Box Office: ‘Jurassic World Dominion’ Nabs Dino-Mite $143 Million Weekend

Universal and Amblin’s Jurassic World Dominion devoured the competition this weekend, debuting in North America with a $143.37 million domestic launch (including $12.3 million in IMAX). That’s bigger than the $126 million Fri-Sun launch of Top Gun: Maverick (during a $160.5 million Fri-Mon debut) and the $134 million launch of The Batman, coming it just below only Doctor Strange in the Multiverse of Madness ($187 million) and Spider-Man: No Way Home ($260 million) among all Covid-era debuts. Moreover, despite a Covid curve and understandable “folks are less curious than they were four years ago” variables, it opened almost on par with Jurassic World: Fallen Kingdom ($148 million) in June of 2018. It’s also Universal’s biggest opening since Jurassic World 2 and their fourth-largest debut weekend behind Furious 7 ($147 million in 2015) and the last two Jurassic World movies ($148 million in 2018 and a then-record $209 million in 2015).

The legacy sequel to Jurassic Park, which was also a trilogy capper to the Jurassic World films, brought together the new cast (Chris Pratt, Bryce Dallas Howard and Isabella Sermon) and the original trio (Sam Neill, Laura Dern and Jeff Goldblum) in an “it all ends here” series (or at least “season”) finale. The 90’s nostalgia probably canceled out some potential franchise disinterest while appealing to audiences too old to still get excited about the mere prospect of dinosaurs. Yes, the reviews were grim, but A) most Jurassic sequels got lousy reviews and B) audiences have always showed up anyway. Like the Transformers films and the 007 series, if the bad reviews assure audiences that they’ll get the franchise-specific tropes, they’ll show up. Call it “the Spectre test.” Spectre is among the worst 007 movies, but it still has all the franchise’s fixings.

Jurassic World: Dominion got an A- from Cinemascore, same as Fallen Kingdom and just below the A grades for Jurassic World and (29 years ago) Jurassic Park. The Jurassic series has always been underrated in the online bubbles, as audiences really do show up in large numbers and enjoy themselves enough to tell their friends. The Internet likes to pretend that Jurassic World is one of the all-time worst mega-blockbusters, but A) audiences gave it a bigger opening, longer legs and a larger domestic and overseas gross than The Avengers and B) there’s a clear difference between Jurassic World and Fantastic Four or Terminator: Genisys. Back in the day, we didn’t expect big-budget monster movies to get good reviews, nor did we consider it evidence of a culture war when audiences liked “Dinosaur Park 6” or “Giant Fighting Robots 4” more than the critics.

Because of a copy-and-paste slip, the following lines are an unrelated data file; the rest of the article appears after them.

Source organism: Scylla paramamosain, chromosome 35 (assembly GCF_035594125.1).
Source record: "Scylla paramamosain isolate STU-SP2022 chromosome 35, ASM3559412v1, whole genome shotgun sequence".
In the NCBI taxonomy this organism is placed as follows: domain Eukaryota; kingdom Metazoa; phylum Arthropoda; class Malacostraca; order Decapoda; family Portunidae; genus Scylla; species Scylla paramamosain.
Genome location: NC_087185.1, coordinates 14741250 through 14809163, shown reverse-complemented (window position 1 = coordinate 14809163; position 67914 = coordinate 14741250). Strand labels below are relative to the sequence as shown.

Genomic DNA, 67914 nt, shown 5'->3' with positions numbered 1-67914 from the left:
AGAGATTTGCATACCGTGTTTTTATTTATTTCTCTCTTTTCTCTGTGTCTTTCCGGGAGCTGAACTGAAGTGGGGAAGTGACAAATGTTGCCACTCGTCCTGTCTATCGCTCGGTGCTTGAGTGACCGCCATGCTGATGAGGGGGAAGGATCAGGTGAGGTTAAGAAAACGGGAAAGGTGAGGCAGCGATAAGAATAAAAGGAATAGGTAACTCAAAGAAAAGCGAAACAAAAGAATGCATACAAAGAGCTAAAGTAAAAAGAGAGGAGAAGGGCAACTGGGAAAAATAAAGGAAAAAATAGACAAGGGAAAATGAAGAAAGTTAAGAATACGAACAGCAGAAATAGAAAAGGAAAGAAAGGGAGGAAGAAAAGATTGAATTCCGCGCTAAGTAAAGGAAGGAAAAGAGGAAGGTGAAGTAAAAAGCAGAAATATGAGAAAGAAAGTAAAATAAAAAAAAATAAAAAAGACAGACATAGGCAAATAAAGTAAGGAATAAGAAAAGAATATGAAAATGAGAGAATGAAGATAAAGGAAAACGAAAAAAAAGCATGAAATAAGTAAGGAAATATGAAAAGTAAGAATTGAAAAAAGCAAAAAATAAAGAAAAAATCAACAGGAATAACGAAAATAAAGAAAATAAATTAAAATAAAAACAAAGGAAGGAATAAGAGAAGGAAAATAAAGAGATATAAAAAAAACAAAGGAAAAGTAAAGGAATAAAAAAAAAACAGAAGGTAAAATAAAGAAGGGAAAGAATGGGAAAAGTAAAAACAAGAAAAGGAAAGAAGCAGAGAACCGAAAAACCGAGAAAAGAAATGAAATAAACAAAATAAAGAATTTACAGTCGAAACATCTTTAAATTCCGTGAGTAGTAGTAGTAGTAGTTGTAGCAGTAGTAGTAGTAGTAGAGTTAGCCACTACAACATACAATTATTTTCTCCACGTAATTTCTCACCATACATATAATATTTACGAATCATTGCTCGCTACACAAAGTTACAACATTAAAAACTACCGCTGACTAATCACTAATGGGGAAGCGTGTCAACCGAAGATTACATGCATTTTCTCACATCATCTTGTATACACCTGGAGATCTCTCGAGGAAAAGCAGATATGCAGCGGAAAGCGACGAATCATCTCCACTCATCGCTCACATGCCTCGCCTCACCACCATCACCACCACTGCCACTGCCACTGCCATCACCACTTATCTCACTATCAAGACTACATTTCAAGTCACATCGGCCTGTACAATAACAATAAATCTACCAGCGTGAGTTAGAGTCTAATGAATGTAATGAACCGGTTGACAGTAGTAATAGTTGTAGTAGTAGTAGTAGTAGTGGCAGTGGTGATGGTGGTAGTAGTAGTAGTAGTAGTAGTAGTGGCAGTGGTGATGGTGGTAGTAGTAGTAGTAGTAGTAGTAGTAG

Like Michael Bay’s Transformers films, the Jurassic series supplies specific elements that audiences can’t get anywhere else, even in other mega-bucks franchises. One skewed side effect of Hollywood spending a decade chasing the commercial and critical glories of The Dark Knight and The Avengers is that the Jurassic franchise is now even more of a unique-unto-itself cinematic franchise. It’s not about superheroes or one-man-armies who might as well be super heroic (James Bond, John Wick, Dom Toretto, Jason Bourne, Ethan Hunt, etc.), but rather about regular people in extraordinary circumstances. Oh, and you get to see dinosaurs fighting each other and eating people, which you cannot (yet) get in The Batman or Top Gun: Maverick. Honestly, Dominion flirts with playing in the same sandbox as its rivals (there’s a lot of franchise history and our heroes must “save the world”), but it’s not yet a dealbreaker.

The $185 million film, directed by Colin Trevorrow (who was supposed to direct Star Wars: Episode IX before everyone overreacted to his “one for me” original The Book of Henry) and penned by Trevorrow, Emily Carmichael and Derek Connelly, has $245.8 million overseas for a $389.17 million global cume (including $25 million from IMAX and $90 million from 3-D auditoriums). It opened with $52.5 million in China, about half of what Fallen Kingdom ($111 million) and Jurassic World ($99 million) did. That’s more about China’s decreasing ability to deliver blockbuster grosses for most Hollywood tentpoles. An over/under $130 million finish in China still qualifies as an advantage over its tentpole competition. It is still likely to be summer’s biggest global grosser and to cross $1 billion. Strong audience scores and a lack of tentpoles may mean legs closer to Jurassic World 2 (2.82x, which would be $404 million) than Venom 2 (2.38x, which would be $342 million).

For a movie everyone allegedly hated the $170 million Jurassic World: Fallen Kingdom earned $5 million domestically ($417 million) than Wonder Woman and $38 million less worldwide ($1.31 billion) than Black Panther with a fraction of the free media and online proselytization. That J.A. Bayona-directed sequel opened slowly worldwide to avoid the World Cup. Jurassic World earned $652 million domestic and $1.671 billion worldwide from a $208 million domestic/$524 million global debut. Apples and oranges perhaps, but that would give Dominion a $447 million domestic and $1.24 billion global cume. Even legs akin to F9 ($173 million/$70 million) in North America would give it $354 million. Moreover, with almost no consensus pick/second choice live-action tentpoles left this season, Top Gun: Maverick and Jurassic World: Dominion may run the tables alongside Thor: Love & Thunder (and, relatively speaking, Nope, Elvis and Bullet Train) all summer long.

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